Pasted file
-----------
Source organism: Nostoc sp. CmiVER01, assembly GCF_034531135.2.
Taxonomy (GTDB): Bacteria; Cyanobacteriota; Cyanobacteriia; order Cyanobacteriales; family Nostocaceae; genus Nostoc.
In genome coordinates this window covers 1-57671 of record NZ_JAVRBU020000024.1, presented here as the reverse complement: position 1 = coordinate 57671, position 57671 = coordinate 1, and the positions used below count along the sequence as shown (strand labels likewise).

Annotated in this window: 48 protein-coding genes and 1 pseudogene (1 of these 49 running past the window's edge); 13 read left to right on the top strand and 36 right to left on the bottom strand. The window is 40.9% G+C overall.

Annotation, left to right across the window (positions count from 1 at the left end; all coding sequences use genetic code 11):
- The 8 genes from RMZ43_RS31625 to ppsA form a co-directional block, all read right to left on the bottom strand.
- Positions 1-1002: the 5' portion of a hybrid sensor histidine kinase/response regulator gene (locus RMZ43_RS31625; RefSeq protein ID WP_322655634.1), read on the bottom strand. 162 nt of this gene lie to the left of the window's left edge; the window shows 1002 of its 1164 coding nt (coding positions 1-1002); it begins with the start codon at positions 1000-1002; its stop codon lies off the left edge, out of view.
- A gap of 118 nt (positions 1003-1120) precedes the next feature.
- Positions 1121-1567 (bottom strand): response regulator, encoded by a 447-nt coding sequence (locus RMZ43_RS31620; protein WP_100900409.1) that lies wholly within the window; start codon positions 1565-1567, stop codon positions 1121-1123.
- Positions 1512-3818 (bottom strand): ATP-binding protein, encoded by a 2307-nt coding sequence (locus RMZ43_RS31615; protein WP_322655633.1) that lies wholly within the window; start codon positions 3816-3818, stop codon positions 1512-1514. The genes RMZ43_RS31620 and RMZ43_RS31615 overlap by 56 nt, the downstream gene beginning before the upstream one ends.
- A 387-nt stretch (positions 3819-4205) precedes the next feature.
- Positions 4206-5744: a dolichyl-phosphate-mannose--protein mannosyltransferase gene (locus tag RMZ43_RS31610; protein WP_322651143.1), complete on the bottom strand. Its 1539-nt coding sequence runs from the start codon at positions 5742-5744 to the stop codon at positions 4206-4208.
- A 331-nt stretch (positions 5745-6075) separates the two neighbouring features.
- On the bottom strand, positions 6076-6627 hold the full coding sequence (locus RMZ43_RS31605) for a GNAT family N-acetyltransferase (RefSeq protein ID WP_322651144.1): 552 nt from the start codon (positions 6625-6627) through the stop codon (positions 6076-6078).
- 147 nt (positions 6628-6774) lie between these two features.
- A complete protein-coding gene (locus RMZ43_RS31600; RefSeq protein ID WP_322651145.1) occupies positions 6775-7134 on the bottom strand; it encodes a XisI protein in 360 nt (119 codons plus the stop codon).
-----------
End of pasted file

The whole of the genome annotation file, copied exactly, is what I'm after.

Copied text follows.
Source organism: Nostoc sp. CmiVER01, assembly GCF_034531135.2.
Taxonomy (GTDB): Bacteria; Cyanobacteriota; Cyanobacteriia; order Cyanobacteriales; family Nostocaceae; genus Nostoc.
In genome coordinates this window covers 1-57671 of record NZ_JAVRBU020000024.1, presented here as the reverse complement: position 1 = coordinate 57671, position 57671 = coordinate 1, and the positions used below count along the sequence as shown (strand labels likewise).

Annotated in this window: 48 protein-coding genes and 1 pseudogene (1 of these 49 running past the window's edge); 13 read left to right on the top strand and 36 right to left on the bottom strand. The window is 40.9% G+C overall.

Annotation, left to right across the window (positions count from 1 at the left end; all coding sequences use genetic code 11):
- The 8 genes from RMZ43_RS31625 to ppsA form a co-directional block, all read right to left on the bottom strand.
- Positions 1-1002: the 5' portion of a hybrid sensor histidine kinase/response regulator gene (locus RMZ43_RS31625; RefSeq protein ID WP_322655634.1), read on the bottom strand. 162 nt of this gene lie to the left of the window's left edge; the window shows 1002 of its 1164 coding nt (coding positions 1-1002); it begins with the start codon at positions 1000-1002; its stop codon lies off the left edge, out of view.
- A gap of 118 nt (positions 1003-1120) precedes the next feature.
- Positions 1121-1567 (bottom strand): response regulator, encoded by a 447-nt coding sequence (locus RMZ43_RS31620; protein WP_100900409.1) that lies wholly within the window; start codon positions 1565-1567, stop codon positions 1121-1123.
- Positions 1512-3818 (bottom strand): ATP-binding protein, encoded by a 2307-nt coding sequence (locus RMZ43_RS31615; protein WP_322655633.1) that lies wholly within the window; start codon positions 3816-3818, stop codon positions 1512-1514. The genes RMZ43_RS31620 and RMZ43_RS31615 overlap by 56 nt, the downstream gene beginning before the upstream one ends.
- A 387-nt stretch (positions 3819-4205) precedes the next feature.
- Positions 4206-5744: a dolichyl-phosphate-mannose--protein mannosyltransferase gene (locus tag RMZ43_RS31610; protein WP_322651143.1), complete on the bottom strand. Its 1539-nt coding sequence runs from the start codon at positions 5742-5744 to the stop codon at positions 4206-4208.
- A 331-nt stretch (positions 5745-6075) separates the two neighbouring features.
- On the bottom strand, positions 6076-6627 hold the full coding sequence (locus RMZ43_RS31605) for a GNAT family N-acetyltransferase (RefSeq protein ID WP_322651144.1): 552 nt from the start codon (positions 6625-6627) through the stop codon (positions 6076-6078).
- 147 nt (positions 6628-6774) lie between these two features.
- A complete protein-coding gene (locus RMZ43_RS31600; RefSeq protein ID WP_322651145.1) occupies positions 6775-7134 on the bottom strand; it encodes a XisI protein in 360 nt (119 codons plus the stop codon).